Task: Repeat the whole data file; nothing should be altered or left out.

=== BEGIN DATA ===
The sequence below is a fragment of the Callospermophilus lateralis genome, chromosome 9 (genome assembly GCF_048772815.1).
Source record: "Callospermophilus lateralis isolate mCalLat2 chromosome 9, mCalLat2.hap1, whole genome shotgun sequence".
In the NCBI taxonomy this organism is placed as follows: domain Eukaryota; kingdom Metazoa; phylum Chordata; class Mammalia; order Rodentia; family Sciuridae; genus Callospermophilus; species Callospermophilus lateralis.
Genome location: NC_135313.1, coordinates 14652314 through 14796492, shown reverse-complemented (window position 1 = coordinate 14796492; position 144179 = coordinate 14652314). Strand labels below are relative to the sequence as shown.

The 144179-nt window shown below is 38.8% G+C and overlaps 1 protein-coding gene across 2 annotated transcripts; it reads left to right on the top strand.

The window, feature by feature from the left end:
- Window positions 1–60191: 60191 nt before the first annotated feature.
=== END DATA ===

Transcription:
The sequence below is a fragment of the Callospermophilus lateralis genome, chromosome 9 (genome assembly GCF_048772815.1).
Source record: "Callospermophilus lateralis isolate mCalLat2 chromosome 9, mCalLat2.hap1, whole genome shotgun sequence".
In the NCBI taxonomy this organism is placed as follows: domain Eukaryota; kingdom Metazoa; phylum Chordata; class Mammalia; order Rodentia; family Sciuridae; genus Callospermophilus; species Callospermophilus lateralis.
Genome location: NC_135313.1, coordinates 14652314 through 14796492, shown reverse-complemented (window position 1 = coordinate 14796492; position 144179 = coordinate 14652314). Strand labels below are relative to the sequence as shown.

The 144179-nt window shown below is 38.8% G+C and overlaps 1 protein-coding gene across 2 annotated transcripts; it reads left to right on the top strand.

The window, feature by feature from the left end:
- Window positions 1–60191: 60191 nt before the first annotated feature.